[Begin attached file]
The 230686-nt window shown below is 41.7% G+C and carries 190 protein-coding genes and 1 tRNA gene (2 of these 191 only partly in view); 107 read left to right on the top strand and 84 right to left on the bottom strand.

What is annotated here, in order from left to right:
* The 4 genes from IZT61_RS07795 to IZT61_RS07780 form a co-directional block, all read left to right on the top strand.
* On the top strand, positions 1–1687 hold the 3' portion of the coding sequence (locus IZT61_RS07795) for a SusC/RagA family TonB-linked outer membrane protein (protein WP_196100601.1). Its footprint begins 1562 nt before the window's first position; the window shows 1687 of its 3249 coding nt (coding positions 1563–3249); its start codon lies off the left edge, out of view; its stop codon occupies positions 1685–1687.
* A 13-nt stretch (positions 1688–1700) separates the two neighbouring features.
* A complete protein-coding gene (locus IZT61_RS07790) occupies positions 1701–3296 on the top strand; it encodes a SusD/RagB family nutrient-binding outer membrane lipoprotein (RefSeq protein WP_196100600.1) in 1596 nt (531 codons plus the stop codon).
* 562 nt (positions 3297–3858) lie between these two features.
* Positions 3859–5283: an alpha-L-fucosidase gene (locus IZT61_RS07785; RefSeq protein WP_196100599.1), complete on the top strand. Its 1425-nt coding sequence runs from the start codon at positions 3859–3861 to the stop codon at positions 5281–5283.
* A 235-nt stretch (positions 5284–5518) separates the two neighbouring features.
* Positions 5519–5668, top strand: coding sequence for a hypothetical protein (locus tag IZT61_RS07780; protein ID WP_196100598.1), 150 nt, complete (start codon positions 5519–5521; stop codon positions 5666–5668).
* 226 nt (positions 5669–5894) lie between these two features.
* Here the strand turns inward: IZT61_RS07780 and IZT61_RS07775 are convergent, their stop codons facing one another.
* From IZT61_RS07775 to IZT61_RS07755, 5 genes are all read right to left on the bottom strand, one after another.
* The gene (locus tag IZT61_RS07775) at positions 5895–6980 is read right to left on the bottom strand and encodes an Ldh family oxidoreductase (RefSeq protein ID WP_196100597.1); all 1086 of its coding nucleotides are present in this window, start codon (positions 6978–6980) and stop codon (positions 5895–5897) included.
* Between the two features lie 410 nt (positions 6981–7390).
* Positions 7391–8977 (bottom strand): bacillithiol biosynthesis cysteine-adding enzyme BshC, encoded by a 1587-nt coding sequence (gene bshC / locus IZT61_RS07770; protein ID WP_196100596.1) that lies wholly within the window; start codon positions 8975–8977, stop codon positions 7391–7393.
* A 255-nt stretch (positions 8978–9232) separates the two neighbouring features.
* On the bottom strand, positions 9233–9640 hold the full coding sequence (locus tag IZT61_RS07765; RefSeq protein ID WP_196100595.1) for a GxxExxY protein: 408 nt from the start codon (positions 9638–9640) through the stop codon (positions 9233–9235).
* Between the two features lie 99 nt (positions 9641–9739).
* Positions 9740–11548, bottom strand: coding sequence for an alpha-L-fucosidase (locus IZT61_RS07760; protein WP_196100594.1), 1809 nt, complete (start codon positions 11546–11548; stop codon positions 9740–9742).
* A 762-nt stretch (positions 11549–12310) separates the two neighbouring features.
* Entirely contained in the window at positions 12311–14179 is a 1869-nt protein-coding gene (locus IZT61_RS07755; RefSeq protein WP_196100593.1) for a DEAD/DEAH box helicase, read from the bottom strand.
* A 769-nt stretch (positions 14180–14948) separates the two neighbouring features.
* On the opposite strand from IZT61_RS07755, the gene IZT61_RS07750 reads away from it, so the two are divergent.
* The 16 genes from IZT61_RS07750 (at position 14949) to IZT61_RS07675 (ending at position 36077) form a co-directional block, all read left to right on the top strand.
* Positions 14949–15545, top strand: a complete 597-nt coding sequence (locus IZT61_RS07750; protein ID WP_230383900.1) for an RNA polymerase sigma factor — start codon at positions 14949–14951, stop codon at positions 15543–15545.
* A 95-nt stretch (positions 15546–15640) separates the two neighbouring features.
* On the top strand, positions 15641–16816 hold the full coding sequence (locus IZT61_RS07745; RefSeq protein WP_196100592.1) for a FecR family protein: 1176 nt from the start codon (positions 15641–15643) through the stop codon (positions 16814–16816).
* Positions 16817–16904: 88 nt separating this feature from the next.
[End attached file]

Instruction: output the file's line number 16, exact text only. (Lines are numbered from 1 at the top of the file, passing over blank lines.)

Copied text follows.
* Positions 7391–8977 (bottom strand): bacillithiol biosynthesis cysteine-adding enzyme BshC, encoded by a 1587-nt coding sequence (gene bshC / locus IZT61_RS07770; protein ID WP_196100596.1) that lies wholly within the window; start codon positions 8975–8977, stop codon positions 7391–7393.